Subject to ss. 114.105 (3) and 175.55, and except as provided in ss. 114.045 and 942.10, flight of or in aircraft or spacecraft over the lands and waters of this state is lawful, unless at such a low altitude as to interfere with the then existing use to which the land or water, or the space over the land or water, is put by the owner, or unless so conducted as to be imminently dangerous or damaging to persons or property lawfully on the land or water beneath. The landing of an aircraft or spacecraft on the lands or waters of another, without the person’s consent, is unlawful, except in the case of a forced landing. For damages caused by a forced landing, however, the owner or lessee of the aircraft or spacecraft or the aeronaut or astronaut shall be liable, as provided in s. 114.05.

 

114.045 Limitation on the operation of drones.

(1) No person may operate a drone, as defined in s. 114.105 (1) (a), over a state correctional institution, as defined in s. 301.01 (4), including any grounds of the institution.

(2) Any person who violates sub. (1) may be required to forfeit not more than $5,000.

(3) A law enforcement officer investigating an alleged violation of sub. (1) shall seize and transfer to the department of corrections any photograph, motion picture other visual representation, or data that represents a visual image that was created or recorded by a drone during an alleged violation of sub. (1).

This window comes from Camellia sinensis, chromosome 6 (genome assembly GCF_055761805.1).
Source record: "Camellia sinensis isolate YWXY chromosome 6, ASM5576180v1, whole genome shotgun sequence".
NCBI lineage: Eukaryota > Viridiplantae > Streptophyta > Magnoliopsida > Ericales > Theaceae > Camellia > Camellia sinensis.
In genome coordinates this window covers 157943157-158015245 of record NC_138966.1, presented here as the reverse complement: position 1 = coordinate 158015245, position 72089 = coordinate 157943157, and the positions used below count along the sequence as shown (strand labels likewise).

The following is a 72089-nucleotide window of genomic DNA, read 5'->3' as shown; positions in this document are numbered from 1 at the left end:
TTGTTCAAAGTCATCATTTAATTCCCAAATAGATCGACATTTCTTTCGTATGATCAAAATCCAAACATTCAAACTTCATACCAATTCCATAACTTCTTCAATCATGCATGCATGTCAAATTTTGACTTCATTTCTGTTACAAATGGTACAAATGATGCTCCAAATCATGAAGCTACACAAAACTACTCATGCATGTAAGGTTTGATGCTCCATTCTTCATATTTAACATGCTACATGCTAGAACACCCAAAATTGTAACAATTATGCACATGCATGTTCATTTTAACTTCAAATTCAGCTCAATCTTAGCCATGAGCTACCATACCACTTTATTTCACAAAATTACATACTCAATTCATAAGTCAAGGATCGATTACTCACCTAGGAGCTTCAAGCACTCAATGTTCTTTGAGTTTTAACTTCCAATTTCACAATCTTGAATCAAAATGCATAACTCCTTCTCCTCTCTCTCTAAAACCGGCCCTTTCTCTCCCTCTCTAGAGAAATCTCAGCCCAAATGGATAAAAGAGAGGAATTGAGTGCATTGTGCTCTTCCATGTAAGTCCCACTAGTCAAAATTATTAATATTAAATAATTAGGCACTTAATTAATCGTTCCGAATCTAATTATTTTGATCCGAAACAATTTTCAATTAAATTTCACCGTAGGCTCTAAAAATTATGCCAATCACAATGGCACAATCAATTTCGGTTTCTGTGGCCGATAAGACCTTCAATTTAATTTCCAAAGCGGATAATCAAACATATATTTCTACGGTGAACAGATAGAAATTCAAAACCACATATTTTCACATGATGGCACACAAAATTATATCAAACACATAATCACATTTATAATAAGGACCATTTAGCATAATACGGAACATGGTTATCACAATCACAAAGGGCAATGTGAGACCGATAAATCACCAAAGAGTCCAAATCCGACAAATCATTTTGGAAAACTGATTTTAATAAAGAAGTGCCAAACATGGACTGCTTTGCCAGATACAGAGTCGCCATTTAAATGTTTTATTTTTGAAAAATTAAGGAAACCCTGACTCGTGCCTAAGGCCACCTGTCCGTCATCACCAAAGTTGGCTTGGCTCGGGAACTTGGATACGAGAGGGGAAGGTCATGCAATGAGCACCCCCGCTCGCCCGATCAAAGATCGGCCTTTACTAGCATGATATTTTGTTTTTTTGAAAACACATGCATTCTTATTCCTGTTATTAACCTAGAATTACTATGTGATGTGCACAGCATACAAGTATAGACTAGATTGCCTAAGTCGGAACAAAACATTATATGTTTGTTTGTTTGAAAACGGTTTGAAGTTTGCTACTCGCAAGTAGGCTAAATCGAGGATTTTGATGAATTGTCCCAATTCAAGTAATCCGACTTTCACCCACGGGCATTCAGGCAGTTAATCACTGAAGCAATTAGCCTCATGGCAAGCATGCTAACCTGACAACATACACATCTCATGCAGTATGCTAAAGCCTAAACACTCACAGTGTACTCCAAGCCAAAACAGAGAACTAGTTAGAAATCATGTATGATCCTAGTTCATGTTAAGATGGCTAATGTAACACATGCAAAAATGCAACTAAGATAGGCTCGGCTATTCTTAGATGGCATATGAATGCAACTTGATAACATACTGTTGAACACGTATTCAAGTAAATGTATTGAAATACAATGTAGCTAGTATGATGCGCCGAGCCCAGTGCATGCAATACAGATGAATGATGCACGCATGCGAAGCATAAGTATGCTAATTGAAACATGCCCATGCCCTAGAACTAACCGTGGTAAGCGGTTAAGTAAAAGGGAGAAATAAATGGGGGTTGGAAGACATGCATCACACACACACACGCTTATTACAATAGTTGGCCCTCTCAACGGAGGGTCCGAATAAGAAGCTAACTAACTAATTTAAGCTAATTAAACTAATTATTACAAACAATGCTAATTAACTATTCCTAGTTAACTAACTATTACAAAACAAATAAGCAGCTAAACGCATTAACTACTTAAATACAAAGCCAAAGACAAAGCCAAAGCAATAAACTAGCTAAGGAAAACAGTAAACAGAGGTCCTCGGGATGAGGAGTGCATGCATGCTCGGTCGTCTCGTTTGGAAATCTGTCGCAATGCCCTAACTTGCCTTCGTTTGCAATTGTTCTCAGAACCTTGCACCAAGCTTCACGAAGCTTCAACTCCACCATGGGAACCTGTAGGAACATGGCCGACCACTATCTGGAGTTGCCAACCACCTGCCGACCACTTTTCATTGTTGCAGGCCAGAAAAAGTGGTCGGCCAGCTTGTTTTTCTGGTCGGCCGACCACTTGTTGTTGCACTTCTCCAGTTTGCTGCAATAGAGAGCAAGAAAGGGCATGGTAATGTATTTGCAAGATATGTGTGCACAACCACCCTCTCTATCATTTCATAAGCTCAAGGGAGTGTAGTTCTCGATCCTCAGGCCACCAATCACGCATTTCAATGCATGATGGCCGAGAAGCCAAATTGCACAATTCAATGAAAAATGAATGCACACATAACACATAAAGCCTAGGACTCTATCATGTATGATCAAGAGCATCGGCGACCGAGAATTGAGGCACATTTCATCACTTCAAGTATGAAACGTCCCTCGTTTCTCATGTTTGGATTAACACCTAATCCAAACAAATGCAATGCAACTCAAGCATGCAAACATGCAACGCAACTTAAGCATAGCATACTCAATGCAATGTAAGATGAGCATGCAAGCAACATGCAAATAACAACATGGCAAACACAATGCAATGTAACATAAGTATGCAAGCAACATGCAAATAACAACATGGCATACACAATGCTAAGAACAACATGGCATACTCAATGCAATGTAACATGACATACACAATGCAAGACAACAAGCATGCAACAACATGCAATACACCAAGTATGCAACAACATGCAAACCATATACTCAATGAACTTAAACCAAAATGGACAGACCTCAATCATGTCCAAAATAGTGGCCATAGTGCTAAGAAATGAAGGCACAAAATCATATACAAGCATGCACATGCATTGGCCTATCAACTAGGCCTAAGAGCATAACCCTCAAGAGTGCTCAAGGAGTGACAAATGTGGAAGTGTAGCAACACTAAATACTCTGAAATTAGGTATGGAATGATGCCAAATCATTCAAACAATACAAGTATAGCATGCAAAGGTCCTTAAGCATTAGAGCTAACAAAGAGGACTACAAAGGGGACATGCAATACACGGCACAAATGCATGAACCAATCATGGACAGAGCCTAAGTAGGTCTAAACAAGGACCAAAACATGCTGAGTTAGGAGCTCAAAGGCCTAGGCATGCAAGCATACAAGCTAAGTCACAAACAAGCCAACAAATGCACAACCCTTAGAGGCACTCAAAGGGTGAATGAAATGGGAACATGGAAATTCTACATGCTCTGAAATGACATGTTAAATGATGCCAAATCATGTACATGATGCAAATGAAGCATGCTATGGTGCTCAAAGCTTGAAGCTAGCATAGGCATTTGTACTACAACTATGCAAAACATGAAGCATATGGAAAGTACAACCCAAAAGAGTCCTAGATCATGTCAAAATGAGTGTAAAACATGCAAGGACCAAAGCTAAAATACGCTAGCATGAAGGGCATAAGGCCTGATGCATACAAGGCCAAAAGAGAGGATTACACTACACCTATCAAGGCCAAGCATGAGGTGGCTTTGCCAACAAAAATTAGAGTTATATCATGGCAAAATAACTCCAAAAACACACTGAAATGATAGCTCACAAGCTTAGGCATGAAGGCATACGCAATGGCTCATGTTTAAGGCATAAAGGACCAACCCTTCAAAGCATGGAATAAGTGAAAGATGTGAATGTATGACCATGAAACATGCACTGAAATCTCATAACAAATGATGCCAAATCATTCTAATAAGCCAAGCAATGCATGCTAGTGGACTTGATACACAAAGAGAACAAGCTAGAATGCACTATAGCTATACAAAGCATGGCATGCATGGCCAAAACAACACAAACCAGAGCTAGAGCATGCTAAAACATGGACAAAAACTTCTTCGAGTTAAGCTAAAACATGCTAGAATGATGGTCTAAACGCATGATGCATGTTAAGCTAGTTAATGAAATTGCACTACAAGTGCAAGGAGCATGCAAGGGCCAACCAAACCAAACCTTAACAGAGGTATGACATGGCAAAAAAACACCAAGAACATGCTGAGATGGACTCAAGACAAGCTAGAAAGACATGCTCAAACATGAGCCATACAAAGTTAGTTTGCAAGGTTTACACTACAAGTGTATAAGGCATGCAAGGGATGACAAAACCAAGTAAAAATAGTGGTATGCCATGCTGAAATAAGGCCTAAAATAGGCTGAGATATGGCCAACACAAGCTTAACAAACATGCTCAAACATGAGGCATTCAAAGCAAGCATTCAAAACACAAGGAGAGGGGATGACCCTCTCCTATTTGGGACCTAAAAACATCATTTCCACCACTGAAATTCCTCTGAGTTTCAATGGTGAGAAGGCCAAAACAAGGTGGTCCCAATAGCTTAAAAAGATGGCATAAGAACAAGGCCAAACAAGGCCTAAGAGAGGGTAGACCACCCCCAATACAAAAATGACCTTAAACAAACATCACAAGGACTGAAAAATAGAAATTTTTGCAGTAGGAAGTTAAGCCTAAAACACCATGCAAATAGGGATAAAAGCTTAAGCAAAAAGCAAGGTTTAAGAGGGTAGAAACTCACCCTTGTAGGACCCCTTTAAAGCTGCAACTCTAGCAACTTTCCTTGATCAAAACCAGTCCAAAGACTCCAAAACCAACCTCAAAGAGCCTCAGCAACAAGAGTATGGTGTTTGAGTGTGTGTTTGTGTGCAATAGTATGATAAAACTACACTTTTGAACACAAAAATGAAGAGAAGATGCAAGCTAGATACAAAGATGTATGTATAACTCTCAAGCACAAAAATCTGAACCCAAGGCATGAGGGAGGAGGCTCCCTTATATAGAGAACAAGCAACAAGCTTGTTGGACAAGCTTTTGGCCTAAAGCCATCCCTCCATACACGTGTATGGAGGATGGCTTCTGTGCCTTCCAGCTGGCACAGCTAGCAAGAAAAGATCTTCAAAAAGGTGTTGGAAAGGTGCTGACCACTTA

114.105  Local regulation. 

(1) In this section:

(a) Drone” means a powered, aerial vehicle that does not carry a human operator, uses aerodynamic forces to provide vehicle lift, and can fly autonomously or be piloted remotely. A drone may be expendable or recoverable.

(b)Political subdivision” means a city, village, town, or county.

(2) A political subdivision may adopt any ordinance in strict conformity with the provisions of this chapter and impose the same penalty for violation of any of its provisions except that an ordinance under this subsection may not provide for the suspension or revocation of pilot or aircraft licenses or certificates and may not provide for imprisonment except for failure to pay any fine which may be imposed.